The fact of this is evident in other cases from this time period. Mary Moor was raped by a man named John Stanbank and when she brought the case to court–with witnesses vouching for her, Stanbank was charged for “laying hands” on her and “exposure”, rather than rape itself. What makes this even more disturbing, is that a few years prior to this case, Stanbank received a harsher punishment from the court for uprooting a neighbor’s tree than for the rape of a woman–showing that the system favored legal patriarchy rather than equality. Building off of the argument provided by Barbara Palmer in a previous post, it seems to be that had there been women in the judiciary during this time period, more rape cases would have been prosecuted and justice more frequently served due to the gendered nature of sexual crimes (men have a harder time understanding the severity of rape than women do). Additionally, while women were not allowed to serve in judicial positions at this point in time, older women and mothers were often the primary advocates for young women who had been raped (it was rare for men to speak up as witnesses in sexual assault cases unless they were accused during this time period)–further proving Palmer’s point. With this in mind, the stories of rape victims during the Colonial period in New York serve as poignant examples of why women are important within the judiciary and that when women are not represented in the courts, justice is often gendered.
In Palmer’s article, she mentioned that when Sandra Day O’Connor was appointed to the United States Supreme Court, support for women’s claims increased from 63% to 75%. Due to the masculine nature of Colonial courts and the fact that they were essentially a “roomful of men”, it becomes easy to understand why women experienced intense difficulty when taking cases of rape to court (one mother had to persist for days just to attain an arrest warrant for the man who raped her nine-year-old daughter). Also, the difficulties that women faced just to be heard in court is reflected in the low number of rape cases reported during this time period–the courts were essentially a last resort if all else failed. Without female presence within the jury and other positions within the judiciary, female issues are not taken as seriously or considered as fairly as when female judicial figures are present. Additionally, while the law in theory protected women to some degree, when put to practice Colonial judicial figures often carried out the law according to their own dictates and molded it to the society in which they lived and the gender expectations they adhered to (something more or less still found in male-dominated courts today).Had there been women in Colonial court positions, their presence not only would have changed how many of these court cases were ruled, but also how the law was interpreted and the willingness of women to come before the court when raped as well.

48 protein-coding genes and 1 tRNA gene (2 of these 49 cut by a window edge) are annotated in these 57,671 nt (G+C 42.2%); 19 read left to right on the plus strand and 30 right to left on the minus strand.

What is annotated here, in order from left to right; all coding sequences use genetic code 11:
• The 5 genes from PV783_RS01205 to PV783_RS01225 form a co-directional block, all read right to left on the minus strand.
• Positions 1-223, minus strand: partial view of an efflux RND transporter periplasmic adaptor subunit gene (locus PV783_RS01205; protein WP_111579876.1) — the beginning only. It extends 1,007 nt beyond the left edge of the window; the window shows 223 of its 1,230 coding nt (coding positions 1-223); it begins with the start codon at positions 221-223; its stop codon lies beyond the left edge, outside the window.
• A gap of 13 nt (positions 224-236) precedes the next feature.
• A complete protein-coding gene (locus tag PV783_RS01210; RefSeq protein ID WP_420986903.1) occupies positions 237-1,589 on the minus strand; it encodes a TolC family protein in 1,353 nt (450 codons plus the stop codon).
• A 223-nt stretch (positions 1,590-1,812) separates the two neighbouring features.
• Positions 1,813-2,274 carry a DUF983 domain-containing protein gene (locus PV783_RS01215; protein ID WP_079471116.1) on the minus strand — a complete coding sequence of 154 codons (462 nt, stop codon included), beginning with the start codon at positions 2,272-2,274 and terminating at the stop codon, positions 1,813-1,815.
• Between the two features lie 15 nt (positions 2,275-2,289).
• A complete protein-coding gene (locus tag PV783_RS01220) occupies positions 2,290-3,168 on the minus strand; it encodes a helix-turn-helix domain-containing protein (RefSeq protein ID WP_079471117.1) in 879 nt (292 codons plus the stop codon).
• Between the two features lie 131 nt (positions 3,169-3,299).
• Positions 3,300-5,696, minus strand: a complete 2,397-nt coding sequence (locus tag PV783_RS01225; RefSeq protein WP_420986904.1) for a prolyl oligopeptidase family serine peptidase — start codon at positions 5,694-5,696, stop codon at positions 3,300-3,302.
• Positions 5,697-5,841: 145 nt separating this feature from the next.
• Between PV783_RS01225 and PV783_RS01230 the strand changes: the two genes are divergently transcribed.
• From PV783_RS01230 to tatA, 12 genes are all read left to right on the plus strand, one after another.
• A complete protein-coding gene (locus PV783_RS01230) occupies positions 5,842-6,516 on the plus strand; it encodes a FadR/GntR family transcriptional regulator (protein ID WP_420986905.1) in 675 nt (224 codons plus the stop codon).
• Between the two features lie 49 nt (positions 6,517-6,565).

For Colonial women, the courts and the common law were, in many ways, their only protectors when fighting against abuses carried out against them due to their lack of social status and powerlessness in the public sphere. However, instead of protecting these women, the patriarchal nature of the justice system and the law during this time favored their abusers and facilitated injustice rather than preventing it. As a result, women were marginalized, discounted, and discriminated against while their rapists often walked free with little more than a slap on the wrist as punishment.